- Cancer cells take over nearby healthy cells
- Cancer cells invade or penetrate the circulatory system
- Migration by circulation
- Cancer cells enter into capillaries
- New tumors grow
Symptoms of metastatic breast cancer may vary from person to person. Symptoms of metastatic cancer in bones include;
- Severe pain
- Fractured bones
Metastatic cancer in the brain cause;
- Frequently worsening headache
- Vision disturbance
- Personality changes
- Behavior changes
Metastatic cancer in liver causes;
- Skin rashes
- Enzymes work abnormally
- Loss of appetite
- Abdominal pain
Metastatic cancer in the lungs cause;
- Chronic cough
- Abnormal X-ray of the chest
- Chest pain
- Difficulty in breathing
- Weight loss
Breast cancer during pregnancy:
Breast cancer during pregnancy is not caused by pregnancy. Women driven by breast cancer during pregnancy are under additional stress due to the worry about the unborn child’s safety. It is challenging, but many treatment options are available for both mother and child. Extra medical care for pregnant women with breast cancer can treat cancer and prevent the baby. Breast cancer treatment during pregnancy depends on the cancer cells, location, and size. Treatment includes;
- Hormone therapy
Other types of breast cancer are less commonly seen;
- Medullary carcinoma
- Tubular carcinoma
- Mucinous carcinoma
- Paget disease of the breast or nipple
Painful lump in the breast:
The causes of a painful lump in the breast are the following;
- Fat necrosis
- Breast cancer
Hard lump in the breast:
Breast cancer feels like a complex and firm nodule or lump. It is commonly irregular and may feel fixed with skin or tissues deep inside the breast. And hard to extract out.
Dimpling of the breast skin:
Dimpling in the breast can be a sign of severe or notable breast cancer known as inflammatory breast cancer. Dimpling in the breast makes skin like an orange, uneven, and pitted. Sometimes, the skin seems red and inflamed. The following changes may appear;
- Changes in skin
- Thickening of tissues
Dimpling of the breast skin is caused by;
- Inflammatory breast skin
- Fat necrosis
- Breast injury or surgery
- Breast cancer
Moveable lump in the breast:
A moveable lump in the breast can make you frightening and upset. A node that moves quickly with the fingers cannot usually be cancerous. A few things that cause moveable lump include;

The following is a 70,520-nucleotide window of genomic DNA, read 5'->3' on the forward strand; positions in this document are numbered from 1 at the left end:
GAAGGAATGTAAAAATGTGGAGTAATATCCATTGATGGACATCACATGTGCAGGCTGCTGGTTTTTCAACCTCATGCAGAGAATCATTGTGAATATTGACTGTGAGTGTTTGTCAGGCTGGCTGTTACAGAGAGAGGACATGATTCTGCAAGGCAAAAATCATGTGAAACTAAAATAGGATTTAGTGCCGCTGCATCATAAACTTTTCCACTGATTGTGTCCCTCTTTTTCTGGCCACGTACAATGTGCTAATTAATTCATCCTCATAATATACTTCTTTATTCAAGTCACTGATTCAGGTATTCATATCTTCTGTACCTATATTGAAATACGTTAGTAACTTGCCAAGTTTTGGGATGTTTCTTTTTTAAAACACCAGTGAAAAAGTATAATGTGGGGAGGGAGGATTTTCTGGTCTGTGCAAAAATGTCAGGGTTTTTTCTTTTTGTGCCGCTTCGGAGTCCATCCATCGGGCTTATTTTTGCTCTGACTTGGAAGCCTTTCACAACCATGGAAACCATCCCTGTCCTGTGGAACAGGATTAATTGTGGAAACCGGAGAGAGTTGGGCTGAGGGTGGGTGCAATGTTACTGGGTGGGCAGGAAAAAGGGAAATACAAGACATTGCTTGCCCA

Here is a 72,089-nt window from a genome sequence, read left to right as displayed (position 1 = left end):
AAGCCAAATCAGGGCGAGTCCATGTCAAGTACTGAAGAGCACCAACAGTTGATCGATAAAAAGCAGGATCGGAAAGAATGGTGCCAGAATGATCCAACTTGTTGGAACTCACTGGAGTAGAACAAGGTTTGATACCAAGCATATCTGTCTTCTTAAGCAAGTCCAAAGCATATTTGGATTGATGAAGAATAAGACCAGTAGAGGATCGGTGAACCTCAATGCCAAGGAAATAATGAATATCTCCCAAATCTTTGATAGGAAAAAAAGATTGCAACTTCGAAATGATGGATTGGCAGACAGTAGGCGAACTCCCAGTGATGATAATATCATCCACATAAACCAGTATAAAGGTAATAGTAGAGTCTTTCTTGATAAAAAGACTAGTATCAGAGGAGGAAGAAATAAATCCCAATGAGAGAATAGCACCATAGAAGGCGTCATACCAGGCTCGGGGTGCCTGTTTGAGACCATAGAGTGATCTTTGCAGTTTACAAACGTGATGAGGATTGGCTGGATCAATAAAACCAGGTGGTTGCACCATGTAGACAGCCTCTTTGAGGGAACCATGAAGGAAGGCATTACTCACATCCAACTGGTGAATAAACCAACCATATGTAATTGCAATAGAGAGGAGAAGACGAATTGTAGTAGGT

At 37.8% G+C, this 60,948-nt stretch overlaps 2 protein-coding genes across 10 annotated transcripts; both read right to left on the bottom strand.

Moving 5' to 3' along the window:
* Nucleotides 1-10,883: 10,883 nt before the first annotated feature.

- Fibrocystic changes.
- Nipple discharge
- Breast abscess.
- Warm skin
- Sclerosing adenosis.
Breast cyst treatment:
No treatment is needed or required if the cyst is small, painless, and uncomfortable. Many cysts go away without treatment. If the cyst appears frequently, it feels more complex, or skin changes, follow the doctor. Treatment includes;
Fine needle aspiration:
Doctors do fine needle aspiration by doing an ultrasound and using a needle. The needle injected the fluid from the breast lump. If the fluid disappeared from the breast, then symptoms resolved.
If the breast cyst is recurrent, then drained with other procedures.
Using oral contraceptives to regulate the menstrual cycle reduces the chances of recurrent breast cysts. But oral contraceptives have significant side effects. Another hormone therapy like tamoxifen is recommended for women with severe symptoms.
In very severe cases, doctors do surgery to drain the breast cyst.
Lifestyle changes and home remedies:
There are some lifestyle modifications and home remedies to minimize the discomfort, including;
- Wear a supportive bra
- Try compress
- Avoid caffeine
- Try painkillers that prescribed by your doctor
Pain in breast, no lump:
Sometimes pain occurs in the breast due to some hormonal changes, maybe due to an unfitted bra; changes in breast size also cause pain in the breast.
Breast tumor symptoms:
Breast cancer or tumor signs and symptoms can vary from person to person. Most people don’t feel any symptoms. Early warning signs and symptoms include;
- Lump under the arm or breast
- Swelling in the armpit
- A flat area on the breast
- Changes in the breast
- Changes in the nipple;
- Pulled outward
- Sores developed
- Unusual nipple discharge
- A marked area of skin